Regional | Environment

Mapping Gisborne’s worst eroding land

The Ihungia Gullies are an example of actively eroding land on the East Coast, which has more than 1850 eroding gullies. Photo: Supplied

Gisborne land adaptation shifts have received positive feedback from both the Eastland Wood Council and an environmental group.

The region’s farmers and forestry companies might end up with designated land they can’t operate on under new council plans.

Council chief executive Nedine Thatcher Swann said they were looking at more accurate identification and management of erosion risks across Tairāwhiti.

“Overlay 3B” is coined in council reports as “the worst eroding land across the region”.

Through identification, Gisborne District Council aims to “landmark” these areas, mandating some pastoral farming and forestry owners to transition their land into permanent vegetation cover.

A council report says the land use changes “crystalised in the wake of cyclones Hale and Gabrielle in early 2023”.

Overlay 3B is an extension of the current land overlay framework in the Tairāwhiti Resource Management Plan (TRMP).

Gisborne District Council (GDC) requested Manaaki Whenua — Landcare Research to help identify which areas in the region have a high likelihood of landslides, and whether these landslides will affect waterways.

According to a council report, the map was completed in March 2024.

“The model utilises advanced technology and builds on previous regional research,” Thatcher Swann said in a statement.

“It analyses where landslides occur and their potential to impact waterways, drawing on data collected across the region.”

Eastland Wood Council (EWC) chief executive Philip Hope said they received the database just over a week ago and were still working through what it meant for EWC members.

“At an initial glance, we believe it is a marked improvement on previously available mapping for Tairāwhiti.

“Our industry is working through meetings with Gisborne District Council to better understand the information, including how it was developed.”

It would take time to understand the data and talk to their members to form views on this model, Hope said.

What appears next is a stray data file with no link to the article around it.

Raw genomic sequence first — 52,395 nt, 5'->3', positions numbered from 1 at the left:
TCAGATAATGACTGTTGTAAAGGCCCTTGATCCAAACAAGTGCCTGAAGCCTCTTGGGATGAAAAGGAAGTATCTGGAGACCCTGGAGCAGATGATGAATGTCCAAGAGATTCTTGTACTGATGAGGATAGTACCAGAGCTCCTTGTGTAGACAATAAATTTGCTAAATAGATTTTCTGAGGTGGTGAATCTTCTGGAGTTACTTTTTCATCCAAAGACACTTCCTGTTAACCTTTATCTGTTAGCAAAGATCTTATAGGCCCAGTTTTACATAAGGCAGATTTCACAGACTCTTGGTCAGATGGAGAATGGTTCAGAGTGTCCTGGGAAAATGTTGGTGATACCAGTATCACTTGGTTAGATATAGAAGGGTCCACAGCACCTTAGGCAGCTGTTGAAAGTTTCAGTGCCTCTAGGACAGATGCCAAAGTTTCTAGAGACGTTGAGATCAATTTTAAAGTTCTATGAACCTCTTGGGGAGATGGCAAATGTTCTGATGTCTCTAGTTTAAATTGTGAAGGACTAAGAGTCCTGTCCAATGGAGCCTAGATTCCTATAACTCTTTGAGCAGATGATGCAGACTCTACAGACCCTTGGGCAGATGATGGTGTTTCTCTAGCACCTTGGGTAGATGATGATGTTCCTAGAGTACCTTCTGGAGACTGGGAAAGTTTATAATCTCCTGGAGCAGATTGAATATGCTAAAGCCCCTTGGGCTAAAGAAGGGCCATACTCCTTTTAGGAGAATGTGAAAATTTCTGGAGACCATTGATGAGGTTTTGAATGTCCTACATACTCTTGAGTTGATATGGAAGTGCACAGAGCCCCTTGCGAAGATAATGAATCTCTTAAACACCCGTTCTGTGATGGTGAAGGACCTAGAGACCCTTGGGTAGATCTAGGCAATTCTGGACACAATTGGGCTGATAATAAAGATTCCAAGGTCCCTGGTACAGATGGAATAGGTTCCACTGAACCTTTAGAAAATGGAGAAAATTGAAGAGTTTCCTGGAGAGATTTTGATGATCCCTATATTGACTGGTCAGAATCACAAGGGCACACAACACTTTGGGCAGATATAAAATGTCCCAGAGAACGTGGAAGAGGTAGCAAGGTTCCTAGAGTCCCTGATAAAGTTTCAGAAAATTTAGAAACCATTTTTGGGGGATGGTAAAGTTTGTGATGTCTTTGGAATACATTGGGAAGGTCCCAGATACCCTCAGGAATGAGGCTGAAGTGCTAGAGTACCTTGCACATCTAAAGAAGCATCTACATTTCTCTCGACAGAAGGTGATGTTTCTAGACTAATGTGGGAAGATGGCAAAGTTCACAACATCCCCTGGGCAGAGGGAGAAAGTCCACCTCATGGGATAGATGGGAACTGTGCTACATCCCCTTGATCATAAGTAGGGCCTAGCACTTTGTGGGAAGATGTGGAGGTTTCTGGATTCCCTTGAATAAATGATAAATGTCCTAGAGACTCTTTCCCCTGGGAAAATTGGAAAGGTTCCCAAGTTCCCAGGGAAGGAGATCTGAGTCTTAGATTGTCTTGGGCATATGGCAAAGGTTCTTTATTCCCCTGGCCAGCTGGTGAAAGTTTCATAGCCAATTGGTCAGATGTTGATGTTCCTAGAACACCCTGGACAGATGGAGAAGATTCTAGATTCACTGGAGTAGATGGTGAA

“We expect it will have significant implications on how all land is managed in the future and think it could be a useful tool as our district works towards increasingly sustainable land use, such as retirement, rehabilitation and conversion – and where appropriate, the status quo.”

EWC would continue to work with the council, iwi and mana whenua on sustainable land use and planning in Tairāwhiti, he said.

Mana Taiao Tairāwhiti (MTT), a Gisborne group that organised a petition calling for land-use rule changes, said it was pleased the new landslide susceptibility and connectivity map had been released.

“It is great to see the maps compiled by scientists who know this region intimately and have used the latest tools to classify the risk in every square metre of Tairāwhiti,” co-founder Tui Warmenhoven said.

“Now we can have a robust science-informed debate about what, if any, commercial activities are consistent with the wellbeing of the land, waterways and coastal marine areas.”

MTT said it was also encouraged to hear that the council would investigate the economic, social, cultural and environmental impacts of the rule changes.

“It is really important to understand who and what will be affected by these changes — both positive and negative impacts for everyone, from specific streams and rivers to residents, ratepayers, farmers and the overseas owners of pine plantations,” MTT spokesman Manu Caddie said.

Local Democracy Reporting approached Federated Farmers for comment but the federation was unable to provide it at the time of the request.

The council will work with tangata whenua, landowners and communities before confirming which land falls into Overlay 3B and will propose options for land management in these areas, according to a council statement.

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Local Democracy Reporting is Public Interest Journalism funded through NZ On Air

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